WASHINGTON — Congress is set to pass a crucial spending bill that averts a government shutdown, but there’s one potential obstacle: President Donald Trump.
Neither party wants the government to close ahead of the midterm elections that will determine control of Congress, but Trump has made clear his frustration at the lack of additional money for his long-promised wall along the U.S.-Mexico border. He says it is “ridiculous” the wall has yet to be fully funded.
With less than a week before a Sept. 30 deadline for a partial shutdown, Republican leaders hope they can get Trump to set aside his frustration about the wall and sign legislation that funds the military and a host of civilian agencies for the next year. The bill also would provide a short-term fix to keep the government running through Dec. 7.
The Senate easily approved the measure last week, with only seven senators voting no.
The vote in the House is expected to be closer, with House conservatives voicing displeasure that money is included for Planned Parenthood but not the wall. Separate spending bills being considered in the House and Senate provide funding for the wall, and GOP leaders have said they prefer to resolve the issue after the Nov. 6 elections.
“You want to stanch a blue wave” of Democrats in the midterms?, asked Rep. Andy Biggs, R-Ariz., a member of the conservative House Freedom Caucus. “Then keep your promises — and one of those promises is to build the wall.”
Trump himself raised the possibility last week that he may not sign the measure unless wall funding is included.
“Where is the money for border security and the wall in this ridiculous spending bill?” Trump said Thursday on Twitter. Republicans “must finally get tough” against Democrats he said are obstructing law enforcement and border security.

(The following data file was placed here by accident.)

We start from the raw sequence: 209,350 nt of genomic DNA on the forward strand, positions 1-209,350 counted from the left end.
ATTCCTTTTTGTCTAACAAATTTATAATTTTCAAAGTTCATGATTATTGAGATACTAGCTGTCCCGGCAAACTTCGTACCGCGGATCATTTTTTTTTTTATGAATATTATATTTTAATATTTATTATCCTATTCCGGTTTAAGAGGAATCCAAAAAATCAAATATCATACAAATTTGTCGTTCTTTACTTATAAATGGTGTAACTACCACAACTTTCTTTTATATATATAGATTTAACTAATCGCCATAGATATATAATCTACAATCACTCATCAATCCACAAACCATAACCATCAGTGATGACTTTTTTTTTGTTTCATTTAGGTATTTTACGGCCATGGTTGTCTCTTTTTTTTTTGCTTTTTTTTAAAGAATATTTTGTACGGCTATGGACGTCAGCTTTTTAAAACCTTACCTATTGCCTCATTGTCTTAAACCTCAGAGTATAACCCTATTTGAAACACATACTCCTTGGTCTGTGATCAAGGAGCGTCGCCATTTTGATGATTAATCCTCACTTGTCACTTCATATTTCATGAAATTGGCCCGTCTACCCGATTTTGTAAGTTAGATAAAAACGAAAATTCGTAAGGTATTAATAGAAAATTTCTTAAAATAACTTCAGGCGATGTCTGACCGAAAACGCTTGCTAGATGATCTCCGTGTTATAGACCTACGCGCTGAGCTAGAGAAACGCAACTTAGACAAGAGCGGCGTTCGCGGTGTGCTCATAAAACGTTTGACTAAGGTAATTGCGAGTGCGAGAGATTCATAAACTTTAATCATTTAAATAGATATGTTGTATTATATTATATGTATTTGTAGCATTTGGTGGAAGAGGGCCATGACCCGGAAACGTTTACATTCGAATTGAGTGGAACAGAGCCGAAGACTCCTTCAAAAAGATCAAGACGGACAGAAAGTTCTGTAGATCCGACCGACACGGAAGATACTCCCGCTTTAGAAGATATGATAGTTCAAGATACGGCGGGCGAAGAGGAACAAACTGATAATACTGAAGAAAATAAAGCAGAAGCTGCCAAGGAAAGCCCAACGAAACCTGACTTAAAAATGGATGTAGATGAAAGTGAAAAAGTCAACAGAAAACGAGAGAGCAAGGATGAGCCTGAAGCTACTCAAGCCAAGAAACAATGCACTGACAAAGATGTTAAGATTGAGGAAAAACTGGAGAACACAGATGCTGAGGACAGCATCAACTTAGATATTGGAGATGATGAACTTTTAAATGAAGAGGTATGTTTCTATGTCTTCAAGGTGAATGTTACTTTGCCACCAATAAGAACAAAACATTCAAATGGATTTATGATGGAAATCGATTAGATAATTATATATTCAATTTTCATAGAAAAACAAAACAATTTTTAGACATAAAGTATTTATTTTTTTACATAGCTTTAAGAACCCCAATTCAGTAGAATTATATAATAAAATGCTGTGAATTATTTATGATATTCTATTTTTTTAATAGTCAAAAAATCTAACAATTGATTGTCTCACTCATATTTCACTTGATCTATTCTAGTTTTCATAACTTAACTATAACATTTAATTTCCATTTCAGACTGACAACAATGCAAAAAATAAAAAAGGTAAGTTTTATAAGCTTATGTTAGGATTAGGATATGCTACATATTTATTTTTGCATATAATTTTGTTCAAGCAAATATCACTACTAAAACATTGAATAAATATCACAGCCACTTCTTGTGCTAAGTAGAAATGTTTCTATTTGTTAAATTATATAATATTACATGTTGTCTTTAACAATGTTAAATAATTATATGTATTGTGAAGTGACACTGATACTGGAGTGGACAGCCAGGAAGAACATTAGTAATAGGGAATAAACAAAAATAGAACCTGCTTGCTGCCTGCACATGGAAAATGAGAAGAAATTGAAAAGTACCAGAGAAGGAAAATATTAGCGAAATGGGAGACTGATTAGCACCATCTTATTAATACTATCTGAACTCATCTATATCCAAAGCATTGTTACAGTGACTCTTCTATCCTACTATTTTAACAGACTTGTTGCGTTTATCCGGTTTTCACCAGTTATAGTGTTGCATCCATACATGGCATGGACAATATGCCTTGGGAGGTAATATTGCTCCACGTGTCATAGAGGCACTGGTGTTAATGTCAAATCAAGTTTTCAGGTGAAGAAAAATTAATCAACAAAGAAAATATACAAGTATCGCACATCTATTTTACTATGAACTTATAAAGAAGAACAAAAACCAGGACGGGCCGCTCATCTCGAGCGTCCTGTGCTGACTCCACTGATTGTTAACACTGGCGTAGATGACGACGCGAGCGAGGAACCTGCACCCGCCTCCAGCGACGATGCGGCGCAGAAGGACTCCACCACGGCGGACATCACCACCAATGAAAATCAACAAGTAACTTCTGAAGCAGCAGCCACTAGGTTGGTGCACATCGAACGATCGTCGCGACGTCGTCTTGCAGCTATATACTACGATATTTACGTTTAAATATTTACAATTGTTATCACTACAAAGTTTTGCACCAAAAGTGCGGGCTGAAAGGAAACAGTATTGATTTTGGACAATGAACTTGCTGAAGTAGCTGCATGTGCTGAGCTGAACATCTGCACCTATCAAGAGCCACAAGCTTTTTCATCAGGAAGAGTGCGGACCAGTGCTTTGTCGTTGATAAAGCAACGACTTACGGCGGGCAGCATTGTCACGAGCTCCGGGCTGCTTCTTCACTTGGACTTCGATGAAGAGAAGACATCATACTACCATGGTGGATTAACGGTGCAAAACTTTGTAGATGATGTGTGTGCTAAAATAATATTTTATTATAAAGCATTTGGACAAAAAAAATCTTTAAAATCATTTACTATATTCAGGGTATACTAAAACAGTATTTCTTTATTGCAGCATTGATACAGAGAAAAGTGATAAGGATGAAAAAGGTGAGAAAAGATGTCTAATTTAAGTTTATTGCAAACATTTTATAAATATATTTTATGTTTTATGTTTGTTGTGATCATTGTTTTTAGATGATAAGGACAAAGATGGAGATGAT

But it seems only Trump can stop the spending legislation from becoming law. Biggs and other conservatives admit they don’t have the numbers to defeat the spending bill in the House, given that leaders from both parties back the legislation.
“I expect it to pass. The votes are going to be there,” said Rep. Tom Cole, R-Okla., a senior member of the House Appropriations Committee who is among the best vote counters in the Capitol.
“There’s substantial support” for the bill in both parties, Cole said. He emphasized that the measure increases defense spending — including the largest pay raise for the military in nearly a decade — and boosts funding for a range of domestic programs, including a 5 percent increase for the National Institute of Health, a priority of both parties.
“I think we’re in pretty good shape,” he said.
Still, many conservatives are unhappy.
“This bill funds things we said we wouldn’t, like Planned Parenthood, but doesn’t fund things we said we would, like the border security wall. That’s unacceptable,” said Rep. Jim Jordan, R-Ohio, a leader of the conservative wing of the GOP.
“Republicans need to actually do what we said,” Jordan said.
House Speaker Paul Ryan, R-Wis., defended the bill, saying it fully funds the military while providing “historic” spending to fight the opioid epidemic, which takes the lives of more than 100 people in the U.S. every day.